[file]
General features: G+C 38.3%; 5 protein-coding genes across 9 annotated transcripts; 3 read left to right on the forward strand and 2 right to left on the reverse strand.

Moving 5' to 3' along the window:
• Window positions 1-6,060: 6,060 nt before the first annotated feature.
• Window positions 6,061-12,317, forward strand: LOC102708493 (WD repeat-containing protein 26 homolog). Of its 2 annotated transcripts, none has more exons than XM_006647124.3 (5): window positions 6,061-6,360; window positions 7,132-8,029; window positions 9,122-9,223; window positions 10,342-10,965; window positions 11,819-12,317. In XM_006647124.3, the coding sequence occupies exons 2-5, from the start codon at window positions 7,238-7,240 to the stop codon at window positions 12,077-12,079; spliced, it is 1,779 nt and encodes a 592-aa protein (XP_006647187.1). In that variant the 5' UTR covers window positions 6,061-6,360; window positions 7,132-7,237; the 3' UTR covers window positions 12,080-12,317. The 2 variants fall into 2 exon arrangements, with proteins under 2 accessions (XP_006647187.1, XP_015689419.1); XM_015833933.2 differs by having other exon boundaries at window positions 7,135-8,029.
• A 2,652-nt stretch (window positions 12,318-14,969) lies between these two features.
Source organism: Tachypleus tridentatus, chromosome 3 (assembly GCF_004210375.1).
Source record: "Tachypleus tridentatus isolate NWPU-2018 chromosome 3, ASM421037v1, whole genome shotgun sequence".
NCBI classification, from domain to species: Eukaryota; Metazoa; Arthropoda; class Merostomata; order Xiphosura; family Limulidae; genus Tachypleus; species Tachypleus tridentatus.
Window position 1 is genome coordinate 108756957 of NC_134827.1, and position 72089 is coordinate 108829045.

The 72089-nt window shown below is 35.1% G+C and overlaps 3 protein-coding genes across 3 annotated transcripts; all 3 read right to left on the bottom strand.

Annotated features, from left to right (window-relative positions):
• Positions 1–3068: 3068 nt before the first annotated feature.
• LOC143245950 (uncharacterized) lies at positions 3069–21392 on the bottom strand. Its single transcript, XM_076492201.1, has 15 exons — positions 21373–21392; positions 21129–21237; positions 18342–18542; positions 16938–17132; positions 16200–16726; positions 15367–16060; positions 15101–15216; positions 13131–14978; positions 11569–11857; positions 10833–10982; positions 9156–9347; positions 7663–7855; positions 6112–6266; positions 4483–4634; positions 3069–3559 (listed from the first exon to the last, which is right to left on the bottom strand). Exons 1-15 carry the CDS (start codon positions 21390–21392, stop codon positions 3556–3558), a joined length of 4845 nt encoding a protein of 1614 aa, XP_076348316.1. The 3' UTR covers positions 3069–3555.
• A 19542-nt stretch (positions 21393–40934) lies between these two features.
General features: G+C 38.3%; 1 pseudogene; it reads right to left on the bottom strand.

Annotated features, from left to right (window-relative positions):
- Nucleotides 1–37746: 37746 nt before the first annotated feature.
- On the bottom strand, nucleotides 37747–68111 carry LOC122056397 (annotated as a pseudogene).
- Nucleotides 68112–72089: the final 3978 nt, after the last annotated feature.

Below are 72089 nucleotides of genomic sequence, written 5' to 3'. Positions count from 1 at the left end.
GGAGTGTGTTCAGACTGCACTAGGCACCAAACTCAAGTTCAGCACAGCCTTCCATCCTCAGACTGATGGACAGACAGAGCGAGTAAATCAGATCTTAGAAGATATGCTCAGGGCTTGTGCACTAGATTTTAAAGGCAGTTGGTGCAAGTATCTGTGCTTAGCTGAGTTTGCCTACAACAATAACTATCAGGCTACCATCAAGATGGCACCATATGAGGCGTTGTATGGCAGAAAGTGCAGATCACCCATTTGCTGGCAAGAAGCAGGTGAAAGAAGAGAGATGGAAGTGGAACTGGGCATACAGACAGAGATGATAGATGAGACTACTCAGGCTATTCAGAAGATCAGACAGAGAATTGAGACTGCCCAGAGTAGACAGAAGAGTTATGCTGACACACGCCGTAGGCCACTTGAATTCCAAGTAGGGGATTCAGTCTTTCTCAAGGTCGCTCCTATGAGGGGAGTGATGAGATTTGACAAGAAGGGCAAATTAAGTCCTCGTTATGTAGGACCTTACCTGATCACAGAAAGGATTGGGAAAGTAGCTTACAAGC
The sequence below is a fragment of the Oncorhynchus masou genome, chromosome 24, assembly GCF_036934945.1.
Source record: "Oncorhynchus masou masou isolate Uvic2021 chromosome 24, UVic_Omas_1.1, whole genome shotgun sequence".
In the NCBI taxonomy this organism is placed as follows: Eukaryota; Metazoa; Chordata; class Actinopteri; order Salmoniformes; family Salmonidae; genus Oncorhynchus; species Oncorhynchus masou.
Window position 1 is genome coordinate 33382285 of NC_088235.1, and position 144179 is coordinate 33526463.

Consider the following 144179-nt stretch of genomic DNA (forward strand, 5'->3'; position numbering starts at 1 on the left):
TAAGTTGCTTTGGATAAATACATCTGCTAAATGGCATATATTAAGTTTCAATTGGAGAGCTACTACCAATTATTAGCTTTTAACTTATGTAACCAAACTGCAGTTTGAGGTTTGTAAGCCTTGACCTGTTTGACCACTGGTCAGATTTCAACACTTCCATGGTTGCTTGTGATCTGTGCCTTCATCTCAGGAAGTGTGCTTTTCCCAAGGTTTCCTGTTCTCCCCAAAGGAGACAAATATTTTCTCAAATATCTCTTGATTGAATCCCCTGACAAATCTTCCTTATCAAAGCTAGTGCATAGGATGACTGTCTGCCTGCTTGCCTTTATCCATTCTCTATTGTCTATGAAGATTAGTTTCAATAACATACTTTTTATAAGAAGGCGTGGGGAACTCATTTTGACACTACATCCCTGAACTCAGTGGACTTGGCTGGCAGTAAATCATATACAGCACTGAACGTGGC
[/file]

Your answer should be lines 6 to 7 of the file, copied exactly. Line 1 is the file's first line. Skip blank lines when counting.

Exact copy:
Source organism: Tachypleus tridentatus, chromosome 3 (assembly GCF_004210375.1).
Source record: "Tachypleus tridentatus isolate NWPU-2018 chromosome 3, ASM421037v1, whole genome shotgun sequence".